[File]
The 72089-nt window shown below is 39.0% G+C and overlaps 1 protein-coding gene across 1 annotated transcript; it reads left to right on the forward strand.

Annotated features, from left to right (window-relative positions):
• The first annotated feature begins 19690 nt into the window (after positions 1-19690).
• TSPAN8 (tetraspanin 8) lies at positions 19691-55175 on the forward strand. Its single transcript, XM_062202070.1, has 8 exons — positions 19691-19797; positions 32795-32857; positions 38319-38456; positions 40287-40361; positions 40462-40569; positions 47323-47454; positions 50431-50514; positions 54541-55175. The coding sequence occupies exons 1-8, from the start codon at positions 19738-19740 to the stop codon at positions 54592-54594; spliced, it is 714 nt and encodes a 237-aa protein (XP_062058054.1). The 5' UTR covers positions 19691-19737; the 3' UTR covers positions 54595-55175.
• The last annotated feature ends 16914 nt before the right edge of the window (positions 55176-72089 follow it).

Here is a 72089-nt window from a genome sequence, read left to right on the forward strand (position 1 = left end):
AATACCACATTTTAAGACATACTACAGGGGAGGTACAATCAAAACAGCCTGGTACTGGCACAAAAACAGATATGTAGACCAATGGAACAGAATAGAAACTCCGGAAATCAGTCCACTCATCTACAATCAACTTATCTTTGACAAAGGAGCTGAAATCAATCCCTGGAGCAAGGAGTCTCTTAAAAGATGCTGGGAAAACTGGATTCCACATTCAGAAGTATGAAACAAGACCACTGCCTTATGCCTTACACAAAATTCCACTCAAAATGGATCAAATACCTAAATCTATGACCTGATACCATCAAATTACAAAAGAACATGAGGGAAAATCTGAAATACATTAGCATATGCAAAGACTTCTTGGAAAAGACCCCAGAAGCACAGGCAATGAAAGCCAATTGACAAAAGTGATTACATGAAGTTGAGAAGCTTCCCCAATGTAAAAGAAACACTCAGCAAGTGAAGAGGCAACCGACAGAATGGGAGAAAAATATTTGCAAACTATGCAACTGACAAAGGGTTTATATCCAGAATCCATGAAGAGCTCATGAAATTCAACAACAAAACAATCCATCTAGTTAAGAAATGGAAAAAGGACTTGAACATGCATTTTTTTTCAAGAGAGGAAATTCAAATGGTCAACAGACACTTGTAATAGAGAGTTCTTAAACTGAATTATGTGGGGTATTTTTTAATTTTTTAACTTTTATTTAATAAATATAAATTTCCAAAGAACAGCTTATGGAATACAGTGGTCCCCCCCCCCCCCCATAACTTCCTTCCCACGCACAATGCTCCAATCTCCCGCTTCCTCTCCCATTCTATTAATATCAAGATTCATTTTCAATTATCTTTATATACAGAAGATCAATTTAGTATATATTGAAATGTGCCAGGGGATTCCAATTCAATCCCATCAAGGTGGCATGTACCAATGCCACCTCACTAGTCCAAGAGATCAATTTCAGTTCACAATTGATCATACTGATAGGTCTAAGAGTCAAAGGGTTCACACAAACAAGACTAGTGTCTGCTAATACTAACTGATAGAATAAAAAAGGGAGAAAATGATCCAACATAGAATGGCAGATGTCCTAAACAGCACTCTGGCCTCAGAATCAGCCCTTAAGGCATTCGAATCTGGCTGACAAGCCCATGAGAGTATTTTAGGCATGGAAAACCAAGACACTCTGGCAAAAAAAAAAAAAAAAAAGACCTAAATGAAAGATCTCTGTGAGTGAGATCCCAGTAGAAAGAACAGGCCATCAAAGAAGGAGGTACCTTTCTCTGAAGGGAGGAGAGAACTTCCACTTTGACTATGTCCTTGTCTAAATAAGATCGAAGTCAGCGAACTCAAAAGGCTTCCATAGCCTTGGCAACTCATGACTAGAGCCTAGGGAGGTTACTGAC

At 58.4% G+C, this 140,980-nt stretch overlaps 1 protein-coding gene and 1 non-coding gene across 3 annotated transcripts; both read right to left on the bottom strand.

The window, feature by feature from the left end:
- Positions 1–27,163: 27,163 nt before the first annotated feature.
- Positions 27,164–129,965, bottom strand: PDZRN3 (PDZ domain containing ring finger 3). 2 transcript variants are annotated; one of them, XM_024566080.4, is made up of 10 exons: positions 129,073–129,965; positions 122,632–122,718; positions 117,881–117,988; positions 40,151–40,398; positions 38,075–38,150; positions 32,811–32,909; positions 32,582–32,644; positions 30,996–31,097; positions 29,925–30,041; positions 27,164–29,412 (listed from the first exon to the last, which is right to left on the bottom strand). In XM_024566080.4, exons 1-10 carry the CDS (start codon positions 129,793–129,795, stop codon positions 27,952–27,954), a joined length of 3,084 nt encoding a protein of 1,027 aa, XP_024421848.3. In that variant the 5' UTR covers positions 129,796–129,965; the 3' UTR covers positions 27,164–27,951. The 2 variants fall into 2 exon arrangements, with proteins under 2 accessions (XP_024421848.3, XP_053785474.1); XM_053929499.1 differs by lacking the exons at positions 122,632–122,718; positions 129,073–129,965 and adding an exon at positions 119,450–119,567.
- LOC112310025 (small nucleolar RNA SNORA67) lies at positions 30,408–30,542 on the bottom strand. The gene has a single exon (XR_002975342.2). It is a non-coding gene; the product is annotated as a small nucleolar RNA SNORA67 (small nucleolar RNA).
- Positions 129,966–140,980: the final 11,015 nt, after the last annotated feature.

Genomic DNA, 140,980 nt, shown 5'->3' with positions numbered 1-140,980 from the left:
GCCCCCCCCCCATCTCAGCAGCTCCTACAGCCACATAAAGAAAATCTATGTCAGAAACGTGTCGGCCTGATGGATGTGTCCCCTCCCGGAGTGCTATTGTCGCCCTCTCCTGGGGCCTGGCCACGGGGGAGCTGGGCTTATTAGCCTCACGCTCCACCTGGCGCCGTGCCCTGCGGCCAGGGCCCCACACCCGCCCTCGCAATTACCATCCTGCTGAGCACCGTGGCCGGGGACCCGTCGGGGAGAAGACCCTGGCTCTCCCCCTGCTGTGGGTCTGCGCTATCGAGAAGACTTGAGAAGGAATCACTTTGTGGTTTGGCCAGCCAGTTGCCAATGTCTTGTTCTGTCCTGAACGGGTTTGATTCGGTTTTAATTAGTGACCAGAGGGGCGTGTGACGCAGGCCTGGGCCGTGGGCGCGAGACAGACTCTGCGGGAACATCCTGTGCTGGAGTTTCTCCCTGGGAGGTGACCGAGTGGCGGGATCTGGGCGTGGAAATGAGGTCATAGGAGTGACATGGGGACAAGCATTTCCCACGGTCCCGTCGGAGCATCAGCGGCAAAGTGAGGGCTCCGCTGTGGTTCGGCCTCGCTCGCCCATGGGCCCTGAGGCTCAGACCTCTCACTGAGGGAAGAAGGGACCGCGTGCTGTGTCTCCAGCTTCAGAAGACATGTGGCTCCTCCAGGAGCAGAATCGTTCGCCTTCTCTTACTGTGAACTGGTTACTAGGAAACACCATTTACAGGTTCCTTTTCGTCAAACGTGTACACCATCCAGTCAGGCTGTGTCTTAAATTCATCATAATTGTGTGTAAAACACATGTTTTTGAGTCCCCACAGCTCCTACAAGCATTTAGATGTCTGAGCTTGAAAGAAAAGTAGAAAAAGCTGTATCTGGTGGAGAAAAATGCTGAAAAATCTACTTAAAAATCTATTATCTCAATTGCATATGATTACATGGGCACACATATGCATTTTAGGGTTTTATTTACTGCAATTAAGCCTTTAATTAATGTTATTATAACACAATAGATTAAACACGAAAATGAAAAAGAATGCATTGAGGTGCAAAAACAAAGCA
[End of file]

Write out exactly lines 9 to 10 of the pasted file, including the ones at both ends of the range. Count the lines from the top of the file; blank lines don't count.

The window, feature by feature from the left end:
- Positions 1–27,163: 27,163 nt before the first annotated feature.